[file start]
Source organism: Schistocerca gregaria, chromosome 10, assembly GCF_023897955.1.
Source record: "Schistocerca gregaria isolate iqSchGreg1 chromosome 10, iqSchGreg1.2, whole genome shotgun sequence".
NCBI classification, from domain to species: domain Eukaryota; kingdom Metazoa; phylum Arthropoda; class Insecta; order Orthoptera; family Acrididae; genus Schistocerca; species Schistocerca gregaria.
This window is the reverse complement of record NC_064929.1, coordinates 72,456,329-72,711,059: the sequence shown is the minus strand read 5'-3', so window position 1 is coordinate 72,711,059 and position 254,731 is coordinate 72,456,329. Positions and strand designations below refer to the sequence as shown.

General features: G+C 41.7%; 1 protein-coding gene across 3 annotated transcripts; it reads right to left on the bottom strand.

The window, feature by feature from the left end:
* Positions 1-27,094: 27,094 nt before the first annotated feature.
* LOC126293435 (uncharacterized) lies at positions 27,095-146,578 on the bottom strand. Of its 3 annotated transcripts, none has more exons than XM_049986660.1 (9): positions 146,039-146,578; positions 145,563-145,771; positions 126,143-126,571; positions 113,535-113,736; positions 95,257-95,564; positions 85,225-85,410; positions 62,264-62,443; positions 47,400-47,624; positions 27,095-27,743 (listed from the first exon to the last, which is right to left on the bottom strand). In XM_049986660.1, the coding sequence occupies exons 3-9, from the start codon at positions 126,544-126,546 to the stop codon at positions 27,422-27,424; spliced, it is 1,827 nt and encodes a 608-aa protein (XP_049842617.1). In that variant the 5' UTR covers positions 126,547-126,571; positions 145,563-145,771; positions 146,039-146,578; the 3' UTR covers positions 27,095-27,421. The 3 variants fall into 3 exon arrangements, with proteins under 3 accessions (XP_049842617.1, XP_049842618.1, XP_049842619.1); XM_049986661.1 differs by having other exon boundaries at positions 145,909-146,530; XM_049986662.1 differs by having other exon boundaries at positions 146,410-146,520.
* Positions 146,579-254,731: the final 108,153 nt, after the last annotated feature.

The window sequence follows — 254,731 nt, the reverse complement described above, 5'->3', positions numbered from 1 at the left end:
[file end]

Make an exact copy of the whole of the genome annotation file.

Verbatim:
Source organism: Schistocerca gregaria, chromosome 10, assembly GCF_023897955.1.
Source record: "Schistocerca gregaria isolate iqSchGreg1 chromosome 10, iqSchGreg1.2, whole genome shotgun sequence".
NCBI classification, from domain to species: domain Eukaryota; kingdom Metazoa; phylum Arthropoda; class Insecta; order Orthoptera; family Acrididae; genus Schistocerca; species Schistocerca gregaria.
This window is the reverse complement of record NC_064929.1, coordinates 72,456,329-72,711,059: the sequence shown is the minus strand read 5'-3', so window position 1 is coordinate 72,711,059 and position 254,731 is coordinate 72,456,329. Positions and strand designations below refer to the sequence as shown.

General features: G+C 41.7%; 1 protein-coding gene across 3 annotated transcripts; it reads right to left on the bottom strand.

The window, feature by feature from the left end:
* Positions 1-27,094: 27,094 nt before the first annotated feature.
* LOC126293435 (uncharacterized) lies at positions 27,095-146,578 on the bottom strand. Of its 3 annotated transcripts, none has more exons than XM_049986660.1 (9): positions 146,039-146,578; positions 145,563-145,771; positions 126,143-126,571; positions 113,535-113,736; positions 95,257-95,564; positions 85,225-85,410; positions 62,264-62,443; positions 47,400-47,624; positions 27,095-27,743 (listed from the first exon to the last, which is right to left on the bottom strand). In XM_049986660.1, the coding sequence occupies exons 3-9, from the start codon at positions 126,544-126,546 to the stop codon at positions 27,422-27,424; spliced, it is 1,827 nt and encodes a 608-aa protein (XP_049842617.1). In that variant the 5' UTR covers positions 126,547-126,571; positions 145,563-145,771; positions 146,039-146,578; the 3' UTR covers positions 27,095-27,421. The 3 variants fall into 3 exon arrangements, with proteins under 3 accessions (XP_049842617.1, XP_049842618.1, XP_049842619.1); XM_049986661.1 differs by having other exon boundaries at positions 145,909-146,530; XM_049986662.1 differs by having other exon boundaries at positions 146,410-146,520.
* Positions 146,579-254,731: the final 108,153 nt, after the last annotated feature.

The window sequence follows — 254,731 nt, the reverse complement described above, 5'->3', positions numbered from 1 at the left end: